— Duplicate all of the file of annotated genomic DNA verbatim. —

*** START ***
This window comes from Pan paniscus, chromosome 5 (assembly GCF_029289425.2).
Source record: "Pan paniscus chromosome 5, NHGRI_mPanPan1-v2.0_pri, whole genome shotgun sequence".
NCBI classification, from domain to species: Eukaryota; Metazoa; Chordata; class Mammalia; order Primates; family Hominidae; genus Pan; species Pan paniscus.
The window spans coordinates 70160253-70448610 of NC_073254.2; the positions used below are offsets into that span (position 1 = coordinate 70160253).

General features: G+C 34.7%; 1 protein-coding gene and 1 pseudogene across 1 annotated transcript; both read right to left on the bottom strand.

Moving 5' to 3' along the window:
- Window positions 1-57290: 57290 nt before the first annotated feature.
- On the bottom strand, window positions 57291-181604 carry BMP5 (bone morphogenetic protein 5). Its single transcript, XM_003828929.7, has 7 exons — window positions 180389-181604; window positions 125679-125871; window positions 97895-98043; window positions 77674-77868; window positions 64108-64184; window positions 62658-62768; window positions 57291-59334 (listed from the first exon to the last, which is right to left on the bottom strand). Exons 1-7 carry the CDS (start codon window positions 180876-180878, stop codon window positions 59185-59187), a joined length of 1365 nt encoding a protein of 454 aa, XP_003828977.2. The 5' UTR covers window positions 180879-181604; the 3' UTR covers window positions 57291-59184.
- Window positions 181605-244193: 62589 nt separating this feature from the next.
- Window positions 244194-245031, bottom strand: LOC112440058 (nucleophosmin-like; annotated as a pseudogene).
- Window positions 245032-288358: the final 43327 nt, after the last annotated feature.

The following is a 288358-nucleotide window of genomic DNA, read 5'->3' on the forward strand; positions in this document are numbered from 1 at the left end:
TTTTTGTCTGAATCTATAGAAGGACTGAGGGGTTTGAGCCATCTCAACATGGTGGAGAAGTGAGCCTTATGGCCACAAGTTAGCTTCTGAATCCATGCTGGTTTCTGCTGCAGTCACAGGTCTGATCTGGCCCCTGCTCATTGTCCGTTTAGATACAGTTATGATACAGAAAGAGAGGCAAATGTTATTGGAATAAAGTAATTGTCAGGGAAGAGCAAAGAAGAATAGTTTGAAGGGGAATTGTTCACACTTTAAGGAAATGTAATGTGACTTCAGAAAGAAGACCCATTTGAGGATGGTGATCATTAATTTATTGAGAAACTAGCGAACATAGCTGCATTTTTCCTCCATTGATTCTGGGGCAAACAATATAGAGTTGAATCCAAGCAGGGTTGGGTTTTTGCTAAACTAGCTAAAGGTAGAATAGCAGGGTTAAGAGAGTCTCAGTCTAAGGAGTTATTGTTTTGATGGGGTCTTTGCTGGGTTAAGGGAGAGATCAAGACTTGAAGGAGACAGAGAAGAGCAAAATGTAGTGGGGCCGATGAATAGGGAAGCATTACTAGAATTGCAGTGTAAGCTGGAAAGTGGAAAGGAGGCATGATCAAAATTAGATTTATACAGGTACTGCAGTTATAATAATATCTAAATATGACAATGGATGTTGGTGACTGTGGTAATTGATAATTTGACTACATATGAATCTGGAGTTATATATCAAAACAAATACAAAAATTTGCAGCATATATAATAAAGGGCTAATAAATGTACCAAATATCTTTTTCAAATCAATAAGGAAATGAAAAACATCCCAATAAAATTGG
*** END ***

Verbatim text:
This window comes from Pan paniscus, chromosome 5 (assembly GCF_029289425.2).
Source record: "Pan paniscus chromosome 5, NHGRI_mPanPan1-v2.0_pri, whole genome shotgun sequence".
NCBI classification, from domain to species: Eukaryota; Metazoa; Chordata; class Mammalia; order Primates; family Hominidae; genus Pan; species Pan paniscus.
The window spans coordinates 70160253-70448610 of NC_073254.2; the positions used below are offsets into that span (position 1 = coordinate 70160253).

General features: G+C 34.7%; 1 protein-coding gene and 1 pseudogene across 1 annotated transcript; both read right to left on the bottom strand.

Moving 5' to 3' along the window:
- Window positions 1-57290: 57290 nt before the first annotated feature.
- On the bottom strand, window positions 57291-181604 carry BMP5 (bone morphogenetic protein 5). Its single transcript, XM_003828929.7, has 7 exons — window positions 180389-181604; window positions 125679-125871; window positions 97895-98043; window positions 77674-77868; window positions 64108-64184; window positions 62658-62768; window positions 57291-59334 (listed from the first exon to the last, which is right to left on the bottom strand). Exons 1-7 carry the CDS (start codon window positions 180876-180878, stop codon window positions 59185-59187), a joined length of 1365 nt encoding a protein of 454 aa, XP_003828977.2. The 5' UTR covers window positions 180879-181604; the 3' UTR covers window positions 57291-59184.
- Window positions 181605-244193: 62589 nt separating this feature from the next.
- Window positions 244194-245031, bottom strand: LOC112440058 (nucleophosmin-like; annotated as a pseudogene).
- Window positions 245032-288358: the final 43327 nt, after the last annotated feature.

The following is a 288358-nucleotide window of genomic DNA, read 5'->3' on the forward strand; positions in this document are numbered from 1 at the left end:
TTTTTGTCTGAATCTATAGAAGGACTGAGGGGTTTGAGCCATCTCAACATGGTGGAGAAGTGAGCCTTATGGCCACAAGTTAGCTTCTGAATCCATGCTGGTTTCTGCTGCAGTCACAGGTCTGATCTGGCCCCTGCTCATTGTCCGTTTAGATACAGTTATGATACAGAAAGAGAGGCAAATGTTATTGGAATAAAGTAATTGTCAGGGAAGAGCAAAGAAGAATAGTTTGAAGGGGAATTGTTCACACTTTAAGGAAATGTAATGTGACTTCAGAAAGAAGACCCATTTGAGGATGGTGATCATTAATTTATTGAGAAACTAGCGAACATAGCTGCATTTTTCCTCCATTGATTCTGGGGCAAACAATATAGAGTTGAATCCAAGCAGGGTTGGGTTTTTGCTAAACTAGCTAAAGGTAGAATAGCAGGGTTAAGAGAGTCTCAGTCTAAGGAGTTATTGTTTTGATGGGGTCTTTGCTGGGTTAAGGGAGAGATCAAGACTTGAAGGAGACAGAGAAGAGCAAAATGTAGTGGGGCCGATGAATAGGGAAGCATTACTAGAATTGCAGTGTAAGCTGGAAAGTGGAAAGGAGGCATGATCAAAATTAGATTTATACAGGTACTGCAGTTATAATAATATCTAAATATGACAATGGATGTTGGTGACTGTGGTAATTGATAATTTGACTACATATGAATCTGGAGTTATATATCAAAACAAATACAAAAATTTGCAGCATATATAATAAAGGGCTAATAAATGTACCAAATATCTTTTTCAAATCAATAAGGAAATGAAAAACATCCCAATAAAATTGG